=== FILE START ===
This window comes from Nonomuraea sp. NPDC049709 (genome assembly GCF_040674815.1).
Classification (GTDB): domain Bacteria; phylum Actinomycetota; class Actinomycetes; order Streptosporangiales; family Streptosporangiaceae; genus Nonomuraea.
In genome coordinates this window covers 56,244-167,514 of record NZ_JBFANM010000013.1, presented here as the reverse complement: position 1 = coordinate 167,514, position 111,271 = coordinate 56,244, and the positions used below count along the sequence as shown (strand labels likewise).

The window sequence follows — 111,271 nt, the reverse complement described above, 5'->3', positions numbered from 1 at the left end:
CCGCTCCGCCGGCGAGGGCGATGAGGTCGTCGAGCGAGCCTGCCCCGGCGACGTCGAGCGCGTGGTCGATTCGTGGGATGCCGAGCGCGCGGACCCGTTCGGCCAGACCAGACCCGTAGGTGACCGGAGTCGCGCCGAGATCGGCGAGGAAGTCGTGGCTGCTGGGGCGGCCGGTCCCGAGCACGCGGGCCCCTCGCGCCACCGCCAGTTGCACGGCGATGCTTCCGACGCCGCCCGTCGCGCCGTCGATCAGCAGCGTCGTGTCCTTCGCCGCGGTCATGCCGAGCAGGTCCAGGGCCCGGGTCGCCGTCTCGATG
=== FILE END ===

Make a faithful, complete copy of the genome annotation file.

This window comes from Nonomuraea sp. NPDC049709 (genome assembly GCF_040674815.1).
Classification (GTDB): domain Bacteria; phylum Actinomycetota; class Actinomycetes; order Streptosporangiales; family Streptosporangiaceae; genus Nonomuraea.
In genome coordinates this window covers 56,244-167,514 of record NZ_JBFANM010000013.1, presented here as the reverse complement: position 1 = coordinate 167,514, position 111,271 = coordinate 56,244, and the positions used below count along the sequence as shown (strand labels likewise).

The window sequence follows — 111,271 nt, the reverse complement described above, 5'->3', positions numbered from 1 at the left end:
CCGCTCCGCCGGCGAGGGCGATGAGGTCGTCGAGCGAGCCTGCCCCGGCGACGTCGAGCGCGTGGTCGATTCGTGGGATGCCGAGCGCGCGGACCCGTTCGGCCAGACCAGACCCGTAGGTGACCGGAGTCGCGCCGAGATCGGCGAGGAAGTCGTGGCTGCTGGGGCGGCCGGTCCCGAGCACGCGGGCCCCTCGCGCCACCGCCAGTTGCACGGCGATGCTTCCGACGCCGCCCGTCGCGCCGTCGATCAGCAGCGTCGTGTCCTTCGCCGCGGTCATGCCGAGCAGGTCCAGGGCCCGGGTCGCCGTCTCGATG